If the Arab Spring taught us anything, it is that populist forces once unleashed can lead to widespread disruption and destruction. Egypt, Libya, Syria, Yemen, Bahrain have all suffered to varying degrees from the chaos when revolution from below meets resistance from above and foreign powers exploit the conflicts for their own purposes.
Although democratic purists may decry the narrowing space for civic discourse and political participation in many countries around the world, the events of this decade demonstrate that reform from the top down can be preferable to change from the bottom up. Saudi Arabia, for example, has taken this lesson to heart. King Salman and his son Crown Prince Mohamed are taking a controversial path to catapulting their country into the future. Armchair punditry has criticized Saudi Arabia’s leadership for its crackdown on dissent and arrests of high-profile members of the royal family and business tycoons.
Yet contemporary history is replete with examples of “revolution from above” that produced profound, positive, stable and sustainable change. Authoritarian socioeconomic development was the model pursued successfully by both Japan and South Korea. As pointed out by Ali Shihabi, Executive Director of the Arabia Foundation, the rulers of China and Dubai have also effectively tackled their society’s social and economic challenges with a combination of selective coercion, institutional reform and economic incentives.
Another example of a work still in progress is Kazakhstan. President Nazarbayev, Kazakhstan’s “Leader of the Nation,” has ruled the country since independence in 1991. He was re-elected in 2015 with 98 percent of the vote. Despite regular criticism of the regime’s authoritarian tendencies, it has chosen to pursue a policy of top-down reform in which intra-elite deliberations and state-led implementation are the preferred mechanisms for economic, political and social development.
This approach has produced impressive results. Rates of GDP growth, foreign direct investment, education, employment and per capita gross national income are consistently strong. Kazakhstan ranks in the top 40 percent of international indexes for economic freedom, global competitiveness, ease of doing business, global entrepreneurship and human development.
Fighting corruption and empowering women are among the toughest issues confronting emerging market states. Taking meaningful action in response to citizens’ demands for fairness and equality requires strong and determined leadership. 10,000 Kazakh civil servants have been prosecuted for corruption since 2001. According to Kazakhstan’s Academy of Public Administration, the number of individuals prosecuted for mediating a bribe increased by 200 percent in the period 2012-2015. The number of individuals prosecuted for offering bribes increased by 226 percent in the same time span, while the number of individuals prosecuted for accepting a bribe increased by 132 percent.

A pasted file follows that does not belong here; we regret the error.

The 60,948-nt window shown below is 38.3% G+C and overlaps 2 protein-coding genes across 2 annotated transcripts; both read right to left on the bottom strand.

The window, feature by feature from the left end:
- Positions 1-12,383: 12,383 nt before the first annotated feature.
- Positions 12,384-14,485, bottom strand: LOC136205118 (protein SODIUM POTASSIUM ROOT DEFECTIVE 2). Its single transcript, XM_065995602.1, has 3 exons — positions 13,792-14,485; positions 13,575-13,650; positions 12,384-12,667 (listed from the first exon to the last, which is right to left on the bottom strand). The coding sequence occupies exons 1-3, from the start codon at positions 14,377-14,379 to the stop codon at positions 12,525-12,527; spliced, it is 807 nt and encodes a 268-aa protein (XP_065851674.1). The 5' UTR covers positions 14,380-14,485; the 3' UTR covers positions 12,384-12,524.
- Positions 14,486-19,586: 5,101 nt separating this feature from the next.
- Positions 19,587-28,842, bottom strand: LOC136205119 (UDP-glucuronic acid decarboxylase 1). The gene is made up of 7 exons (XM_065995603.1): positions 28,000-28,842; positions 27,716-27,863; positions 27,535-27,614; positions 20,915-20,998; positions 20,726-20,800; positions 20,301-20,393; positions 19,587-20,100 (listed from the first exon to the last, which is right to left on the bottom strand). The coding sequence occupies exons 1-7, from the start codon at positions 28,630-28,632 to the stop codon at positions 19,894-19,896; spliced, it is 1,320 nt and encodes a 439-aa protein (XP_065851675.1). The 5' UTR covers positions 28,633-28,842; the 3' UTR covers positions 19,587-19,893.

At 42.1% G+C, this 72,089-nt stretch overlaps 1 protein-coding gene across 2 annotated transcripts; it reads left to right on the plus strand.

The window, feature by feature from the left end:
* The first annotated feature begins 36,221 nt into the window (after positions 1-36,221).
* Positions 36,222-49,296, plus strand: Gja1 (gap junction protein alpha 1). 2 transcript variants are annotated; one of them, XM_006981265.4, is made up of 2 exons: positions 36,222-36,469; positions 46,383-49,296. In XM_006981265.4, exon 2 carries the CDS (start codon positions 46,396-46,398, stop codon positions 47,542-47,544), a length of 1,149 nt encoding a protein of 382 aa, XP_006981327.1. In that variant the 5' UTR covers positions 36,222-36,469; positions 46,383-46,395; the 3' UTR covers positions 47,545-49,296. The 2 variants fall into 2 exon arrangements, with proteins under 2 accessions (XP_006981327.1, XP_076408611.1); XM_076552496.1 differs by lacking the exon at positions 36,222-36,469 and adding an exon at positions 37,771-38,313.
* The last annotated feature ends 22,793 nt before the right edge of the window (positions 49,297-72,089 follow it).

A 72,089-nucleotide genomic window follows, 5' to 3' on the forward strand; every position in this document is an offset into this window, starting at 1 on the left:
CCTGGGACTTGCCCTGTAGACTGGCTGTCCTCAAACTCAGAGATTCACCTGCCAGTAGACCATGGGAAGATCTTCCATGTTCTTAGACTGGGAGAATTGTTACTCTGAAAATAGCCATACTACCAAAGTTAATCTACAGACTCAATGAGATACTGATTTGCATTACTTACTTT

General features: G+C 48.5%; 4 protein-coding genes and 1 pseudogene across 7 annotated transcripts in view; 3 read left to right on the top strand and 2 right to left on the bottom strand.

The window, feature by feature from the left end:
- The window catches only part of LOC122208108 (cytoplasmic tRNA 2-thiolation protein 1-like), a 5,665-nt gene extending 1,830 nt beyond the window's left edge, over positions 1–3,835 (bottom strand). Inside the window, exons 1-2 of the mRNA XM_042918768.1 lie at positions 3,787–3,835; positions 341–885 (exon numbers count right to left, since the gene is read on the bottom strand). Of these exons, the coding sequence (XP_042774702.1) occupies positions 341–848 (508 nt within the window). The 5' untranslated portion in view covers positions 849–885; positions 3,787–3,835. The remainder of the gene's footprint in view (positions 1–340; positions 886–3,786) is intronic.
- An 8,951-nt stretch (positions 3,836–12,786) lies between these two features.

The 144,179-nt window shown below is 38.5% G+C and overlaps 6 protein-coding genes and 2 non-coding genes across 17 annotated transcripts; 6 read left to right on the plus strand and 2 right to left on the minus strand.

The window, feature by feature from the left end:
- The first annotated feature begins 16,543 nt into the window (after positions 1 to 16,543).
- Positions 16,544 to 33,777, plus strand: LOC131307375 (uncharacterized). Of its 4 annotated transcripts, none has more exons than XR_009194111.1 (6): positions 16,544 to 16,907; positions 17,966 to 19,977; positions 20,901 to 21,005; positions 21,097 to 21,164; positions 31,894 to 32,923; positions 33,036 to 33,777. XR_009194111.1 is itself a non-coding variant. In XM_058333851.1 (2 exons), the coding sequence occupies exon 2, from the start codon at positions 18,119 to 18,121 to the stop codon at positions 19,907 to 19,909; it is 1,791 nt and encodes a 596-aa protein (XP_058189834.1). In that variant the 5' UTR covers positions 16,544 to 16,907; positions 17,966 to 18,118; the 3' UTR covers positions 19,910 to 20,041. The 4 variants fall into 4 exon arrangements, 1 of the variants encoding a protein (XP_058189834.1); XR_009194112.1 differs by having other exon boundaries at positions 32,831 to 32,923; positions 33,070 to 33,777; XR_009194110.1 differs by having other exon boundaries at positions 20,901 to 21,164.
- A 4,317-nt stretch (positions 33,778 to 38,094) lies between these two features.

Transparency International’s 2016 Corruption Perceptions Index (CPI) improved Kazakhstan’s ranking from 135th to 131st of the 176 nations surveyed. In commenting on this indicator, the Vice Dean of Nazarbayev University’s Graduate School of Public Policy noted: “One of the key messages that Transparency International highlighted … was that the number of countries in which corruption had increased from 2015 to 2016 exceeded the number of countries in which the level of corruption had instead declined. Nonetheless, this small improvement in the CPI score represents a step in the right direction. It means that Kazakhstan is doing the right thing and that the international community is taking notice that Kazakhstan is on the right track.”
Kazakhstan’s efforts to promote women’s equality have demonstrated similar progress. According to Secretary of State and former Deputy Prime Minister Gulshara Abdyalykova, women contribute 40 percent of GDP and make up 52 percent of those engaged in small to medium enterprises. Save the Children’s 2016 Girls’ Opportunity Index, ranked Kazakhstan 30 out of 144 countries – ahead of the United States - due to the relatively high rates of women in Parliament and low rates of adolescent fertility and maternal mortality. Women hold twenty percent of Kazakhstan’s Parliamentary seats and ministerial positions, a proportion similar to many European countries. The World Economic Forum’s Global Gender Gap Index places Kazakhstan 43rd out of 142 countries surveyed.
Liberal Western democracies are admittedly a standard to which to aspire, but they should not be the primary criteria by which we judge other nations. Countries do not become modern overnight. It took America almost 100 years to abolish slavery, 150 years to grant women the right to vote and 200 years to pass the Civil Rights Act. And we still have not come to terms with the legacy of the Civil War, in which three-quarters of a million of our citizens were killed by their own countrymen.
The United States is well-served by allies who demonstrate a commitment to being responsible international stakeholders, to upholding the rule of law and to working with us in pursuit of a more equitable world order. By these measures, Saudi Arabia, and Kazakhstan, or Iraq and Afghanistan for that matter, should be commended and supported as they forge their unique and authentic futures.
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